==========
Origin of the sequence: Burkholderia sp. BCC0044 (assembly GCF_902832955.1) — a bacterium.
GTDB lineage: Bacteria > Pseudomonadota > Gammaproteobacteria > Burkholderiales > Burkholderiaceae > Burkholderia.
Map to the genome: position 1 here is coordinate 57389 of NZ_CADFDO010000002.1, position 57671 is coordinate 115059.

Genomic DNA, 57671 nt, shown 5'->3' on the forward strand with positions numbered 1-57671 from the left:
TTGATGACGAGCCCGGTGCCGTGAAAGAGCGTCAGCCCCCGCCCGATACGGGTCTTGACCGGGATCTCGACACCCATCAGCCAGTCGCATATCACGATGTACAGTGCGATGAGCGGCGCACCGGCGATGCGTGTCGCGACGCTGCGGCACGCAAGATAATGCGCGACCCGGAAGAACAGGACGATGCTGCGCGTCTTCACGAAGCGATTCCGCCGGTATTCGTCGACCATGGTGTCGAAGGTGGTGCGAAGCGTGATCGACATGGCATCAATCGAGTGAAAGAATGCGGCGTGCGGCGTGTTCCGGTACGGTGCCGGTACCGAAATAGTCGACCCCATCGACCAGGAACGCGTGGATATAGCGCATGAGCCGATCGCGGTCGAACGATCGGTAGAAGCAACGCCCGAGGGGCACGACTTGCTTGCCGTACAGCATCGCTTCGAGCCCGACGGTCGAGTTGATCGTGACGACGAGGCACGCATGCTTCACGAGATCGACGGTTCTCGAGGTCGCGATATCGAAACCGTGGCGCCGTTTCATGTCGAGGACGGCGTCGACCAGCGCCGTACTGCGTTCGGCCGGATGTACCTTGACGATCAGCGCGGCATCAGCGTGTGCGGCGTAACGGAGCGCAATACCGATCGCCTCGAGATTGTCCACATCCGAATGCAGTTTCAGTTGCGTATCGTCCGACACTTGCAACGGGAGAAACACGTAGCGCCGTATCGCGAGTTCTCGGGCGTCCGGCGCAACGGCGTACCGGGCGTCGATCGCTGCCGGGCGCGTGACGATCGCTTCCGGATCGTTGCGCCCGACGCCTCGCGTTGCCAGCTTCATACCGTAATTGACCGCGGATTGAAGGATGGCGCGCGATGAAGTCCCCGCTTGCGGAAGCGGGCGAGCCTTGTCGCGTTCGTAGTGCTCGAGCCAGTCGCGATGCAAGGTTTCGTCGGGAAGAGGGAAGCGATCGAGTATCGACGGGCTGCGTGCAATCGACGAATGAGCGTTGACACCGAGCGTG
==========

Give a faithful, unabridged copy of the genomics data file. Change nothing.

Origin of the sequence: Burkholderia sp. BCC0044 (assembly GCF_902832955.1) — a bacterium.
GTDB lineage: Bacteria > Pseudomonadota > Gammaproteobacteria > Burkholderiales > Burkholderiaceae > Burkholderia.
Map to the genome: position 1 here is coordinate 57389 of NZ_CADFDO010000002.1, position 57671 is coordinate 115059.

Genomic DNA, 57671 nt, shown 5'->3' on the forward strand with positions numbered 1-57671 from the left:
TTGATGACGAGCCCGGTGCCGTGAAAGAGCGTCAGCCCCCGCCCGATACGGGTCTTGACCGGGATCTCGACACCCATCAGCCAGTCGCATATCACGATGTACAGTGCGATGAGCGGCGCACCGGCGATGCGTGTCGCGACGCTGCGGCACGCAAGATAATGCGCGACCCGGAAGAACAGGACGATGCTGCGCGTCTTCACGAAGCGATTCCGCCGGTATTCGTCGACCATGGTGTCGAAGGTGGTGCGAAGCGTGATCGACATGGCATCAATCGAGTGAAAGAATGCGGCGTGCGGCGTGTTCCGGTACGGTGCCGGTACCGAAATAGTCGACCCCATCGACCAGGAACGCGTGGATATAGCGCATGAGCCGATCGCGGTCGAACGATCGGTAGAAGCAACGCCCGAGGGGCACGACTTGCTTGCCGTACAGCATCGCTTCGAGCCCGACGGTCGAGTTGATCGTGACGACGAGGCACGCATGCTTCACGAGATCGACGGTTCTCGAGGTCGCGATATCGAAACCGTGGCGCCGTTTCATGTCGAGGACGGCGTCGACCAGCGCCGTACTGCGTTCGGCCGGATGTACCTTGACGATCAGCGCGGCATCAGCGTGTGCGGCGTAACGGAGCGCAATACCGATCGCCTCGAGATTGTCCACATCCGAATGCAGTTTCAGTTGCGTATCGTCCGACACTTGCAACGGGAGAAACACGTAGCGCCGTATCGCGAGTTCTCGGGCGTCCGGCGCAACGGCGTACCGGGCGTCGATCGCTGCCGGGCGCGTGACGATCGCTTCCGGATCGTTGCGCCCGACGCCTCGCGTTGCCAGCTTCATACCGTAATTGACCGCGGATTGAAGGATGGCGCGCGATGAAGTCCCCGCTTGCGGAAGCGGGCGAGCCTTGTCGCGTTCGTAGTGCTCGAGCCAGTCGCGATGCAAGGTTTCGTCGGGAAGAGGGAAGCGATCGAGTATCGACGGGCTGCGTGCAATCGACGAATGAGCGTTGACACCGAGCGTG